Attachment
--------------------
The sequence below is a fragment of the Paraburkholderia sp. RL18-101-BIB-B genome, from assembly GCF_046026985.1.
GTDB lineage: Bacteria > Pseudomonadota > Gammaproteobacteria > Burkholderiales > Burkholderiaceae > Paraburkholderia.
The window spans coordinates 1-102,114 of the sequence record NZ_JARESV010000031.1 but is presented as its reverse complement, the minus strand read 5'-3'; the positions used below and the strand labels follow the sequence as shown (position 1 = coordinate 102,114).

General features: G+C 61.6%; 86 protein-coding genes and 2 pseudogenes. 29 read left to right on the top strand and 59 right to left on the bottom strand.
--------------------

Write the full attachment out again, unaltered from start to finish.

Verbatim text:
The sequence below is a fragment of the Paraburkholderia sp. RL18-101-BIB-B genome, from assembly GCF_046026985.1.
GTDB lineage: Bacteria > Pseudomonadota > Gammaproteobacteria > Burkholderiales > Burkholderiaceae > Paraburkholderia.
The window spans coordinates 1-102,114 of the sequence record NZ_JARESV010000031.1 but is presented as its reverse complement, the minus strand read 5'-3'; the positions used below and the strand labels follow the sequence as shown (position 1 = coordinate 102,114).

General features: G+C 61.6%; 86 protein-coding genes and 2 pseudogenes. 29 read left to right on the top strand and 59 right to left on the bottom strand.